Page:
Rising interest in an electoral outlet for working people can be seen in South Carolina, where the Labor Party (LP), which seemed doomed to wither on the vine – in part for lack of participation in the electoral process – is fighting to get on the ballot, and is receiving support from across the country. So far, over 10,000 South Carolinians have signed a petition to get the LP on the ballot with the full support of the state AFL-CIO. This in a traditionally anti-union state. While it is impossible at this stage to say what kind of results they will get in SC, or what kind of effect this will have on national politics, this is an important indicator of the mood in society. It is a development we must follow closely and encourage. As the pace of events accelerates and the trade union leadership is put under the pressure of the rank and file we can only expect more developments of this sort.
The struggles of Venezuelan workers offer important lessons for rank and file labor militants in the U.S. The genesis and formation of the National Union of Workers (UNT), a democratic and class-based trade union formation, out of the ashes of the corrupt, bureaucratic, and anti-democratic Confederation of Venezuelan Workers (CTV) is of particular interest. The movement of factory occupations and workers’ control also offers important lessons. Under the slogan of “Factory Closed, Factory Taken” several important bankrupt firms in Venezuela have been nationalized and turned over to “cogestion obrera” (workers’ co-management and control). These nationalizations only took place after long and bitter struggles and occupations by the workers themselves. Implicit in the SOS call to “Work to Rule” is the vital question: “who actually runs the factories?” We should not forget that the sit down strike, a form of factory occupation, was invented in the United States and by the autoworkers no less.
Capitalism can no longer play a progressive role in developing the means of production. Cuts, layoffs, and closures are the way the capitalists make profits now, not investment. The bosses’ tactic of using the bankruptcy courts to throw out union contracts and company pension plans is part of an all-out effort to smash the power of the unions and drive wages down to the lowest possible level. The airline and auto industries in particular have come under this kind of attack, which pits the workers against not only the boss, but also against the government and their own trade union leadership.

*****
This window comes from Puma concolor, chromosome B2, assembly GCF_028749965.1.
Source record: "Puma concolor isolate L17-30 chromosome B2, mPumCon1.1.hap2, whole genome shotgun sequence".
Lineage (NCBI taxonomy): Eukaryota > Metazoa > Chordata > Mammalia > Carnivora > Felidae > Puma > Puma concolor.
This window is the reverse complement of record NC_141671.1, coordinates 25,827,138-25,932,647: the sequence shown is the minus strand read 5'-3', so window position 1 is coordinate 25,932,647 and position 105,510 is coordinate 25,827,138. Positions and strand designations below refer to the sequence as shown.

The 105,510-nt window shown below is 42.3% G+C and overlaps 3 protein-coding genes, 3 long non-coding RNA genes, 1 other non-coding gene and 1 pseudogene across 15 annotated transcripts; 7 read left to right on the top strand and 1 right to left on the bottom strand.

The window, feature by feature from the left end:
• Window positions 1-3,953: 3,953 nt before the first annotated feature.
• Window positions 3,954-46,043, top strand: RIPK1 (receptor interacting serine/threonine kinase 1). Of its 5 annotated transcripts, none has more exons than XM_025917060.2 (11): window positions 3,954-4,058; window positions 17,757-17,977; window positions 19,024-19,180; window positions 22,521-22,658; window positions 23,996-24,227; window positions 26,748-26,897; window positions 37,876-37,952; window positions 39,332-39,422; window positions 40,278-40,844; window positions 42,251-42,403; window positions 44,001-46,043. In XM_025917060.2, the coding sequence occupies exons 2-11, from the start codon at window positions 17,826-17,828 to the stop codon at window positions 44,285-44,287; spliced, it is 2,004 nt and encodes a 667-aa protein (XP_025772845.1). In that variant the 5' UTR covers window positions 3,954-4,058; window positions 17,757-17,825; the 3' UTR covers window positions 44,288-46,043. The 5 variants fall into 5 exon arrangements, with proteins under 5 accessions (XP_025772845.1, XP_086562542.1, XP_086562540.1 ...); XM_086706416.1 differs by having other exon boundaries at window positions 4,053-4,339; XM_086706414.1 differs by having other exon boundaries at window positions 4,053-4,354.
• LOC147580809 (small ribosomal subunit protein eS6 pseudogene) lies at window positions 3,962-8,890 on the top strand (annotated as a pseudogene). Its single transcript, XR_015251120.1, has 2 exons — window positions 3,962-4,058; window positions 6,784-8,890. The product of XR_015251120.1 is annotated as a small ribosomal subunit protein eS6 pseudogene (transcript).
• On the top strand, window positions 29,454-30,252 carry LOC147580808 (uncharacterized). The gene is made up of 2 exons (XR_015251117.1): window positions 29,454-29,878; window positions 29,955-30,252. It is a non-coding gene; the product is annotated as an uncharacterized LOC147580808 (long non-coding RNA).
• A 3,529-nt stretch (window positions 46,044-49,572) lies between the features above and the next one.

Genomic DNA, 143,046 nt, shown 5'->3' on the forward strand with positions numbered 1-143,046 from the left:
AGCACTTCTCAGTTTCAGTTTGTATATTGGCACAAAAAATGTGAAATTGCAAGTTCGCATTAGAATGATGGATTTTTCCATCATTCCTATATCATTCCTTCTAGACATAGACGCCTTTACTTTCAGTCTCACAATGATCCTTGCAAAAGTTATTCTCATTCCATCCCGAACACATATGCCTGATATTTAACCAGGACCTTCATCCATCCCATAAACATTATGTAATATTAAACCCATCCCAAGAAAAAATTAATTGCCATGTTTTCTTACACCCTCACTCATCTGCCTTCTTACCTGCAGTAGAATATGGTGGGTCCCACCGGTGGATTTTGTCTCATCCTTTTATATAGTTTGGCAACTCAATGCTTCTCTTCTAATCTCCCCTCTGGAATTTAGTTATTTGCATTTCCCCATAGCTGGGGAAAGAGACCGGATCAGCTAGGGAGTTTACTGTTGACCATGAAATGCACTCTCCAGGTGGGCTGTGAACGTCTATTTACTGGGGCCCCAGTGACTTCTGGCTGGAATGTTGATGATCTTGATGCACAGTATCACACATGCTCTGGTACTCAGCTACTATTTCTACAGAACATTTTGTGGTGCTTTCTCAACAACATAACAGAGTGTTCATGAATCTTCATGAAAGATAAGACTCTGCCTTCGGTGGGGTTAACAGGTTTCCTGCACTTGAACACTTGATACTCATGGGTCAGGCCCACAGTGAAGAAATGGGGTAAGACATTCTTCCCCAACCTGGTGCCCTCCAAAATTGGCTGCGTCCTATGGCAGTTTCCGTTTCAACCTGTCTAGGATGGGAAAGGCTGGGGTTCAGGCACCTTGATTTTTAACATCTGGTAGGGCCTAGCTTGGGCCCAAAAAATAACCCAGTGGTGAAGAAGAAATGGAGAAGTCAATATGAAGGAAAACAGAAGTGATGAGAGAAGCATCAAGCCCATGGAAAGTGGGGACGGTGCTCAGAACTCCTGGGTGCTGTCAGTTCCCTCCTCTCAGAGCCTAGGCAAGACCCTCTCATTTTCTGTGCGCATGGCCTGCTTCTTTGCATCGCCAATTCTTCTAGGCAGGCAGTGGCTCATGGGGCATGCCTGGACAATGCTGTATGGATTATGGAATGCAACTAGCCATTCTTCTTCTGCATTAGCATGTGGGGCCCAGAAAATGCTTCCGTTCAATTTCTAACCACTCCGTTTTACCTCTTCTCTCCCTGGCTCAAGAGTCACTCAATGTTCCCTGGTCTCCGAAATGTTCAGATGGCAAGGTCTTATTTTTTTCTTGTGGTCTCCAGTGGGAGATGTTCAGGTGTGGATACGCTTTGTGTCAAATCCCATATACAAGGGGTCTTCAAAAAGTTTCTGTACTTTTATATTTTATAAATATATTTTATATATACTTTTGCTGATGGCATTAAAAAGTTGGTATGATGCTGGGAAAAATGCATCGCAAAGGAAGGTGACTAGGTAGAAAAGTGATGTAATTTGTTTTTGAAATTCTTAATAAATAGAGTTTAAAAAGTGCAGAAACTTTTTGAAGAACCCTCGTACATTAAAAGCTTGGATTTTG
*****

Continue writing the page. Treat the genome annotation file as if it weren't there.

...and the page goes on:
In the past the capitalists were able to buy off important layers of workers by giving them bigger crumbs than the rest of the class. But now, even these formerly privileged sectors are under attack, and in most cases, the trade union leadership is nowhere to be seen, as they are guided by the principle of collaborating with the bosses at the expense of the membership. The consistent betrayals of the official leadership cannot be considered as subjective phenomenon, particular to this or that leader or wing of the movement. The class collaborationism of Sweeney, Hoffa and Stern are not unique peculiarities or personality traits. Rather, it is as an objective feature of trade unionism in the epoch of capitalist decay.
Only a conscious and organized rank and file movement to rid the unions of these mis-leaders can turn the unions back into fighting organizations that defend the interests of working people against the bosses. In the final analysis what is needed in order to reverse the long decline of trade unionism in the U.S. is for the unions to engage in a real fight for improvements for the membership, and then actually win this fight.
Developments in the labor movement over the past year are an indication of what is to come as the class struggle intensifies in the U.S. The colossal task of fighting not only the bosses but also the government and the trade union mis-leaders will require tremendous amounts of energy – revolutionary energy. The movement against the bosses’ attacks, for the democratization of the trade unions, for a mass party of labor, will inevitably run against the limitations of the capitalist system.
Even in the wealthiest country on earth, there is no solution within the bounds of capitalism’s market economy and the nation state. Only an internationalist struggle for socialism can take the American working class, and with it, the whole of humanity, out of this blind alley. In every country on earth, working people must unite against the attacks of our common enemy: the exploiters that live off of our ability to labor. Millions of immigrant workers, many under threat of deportation for standing up for their rights, are showing the way forward.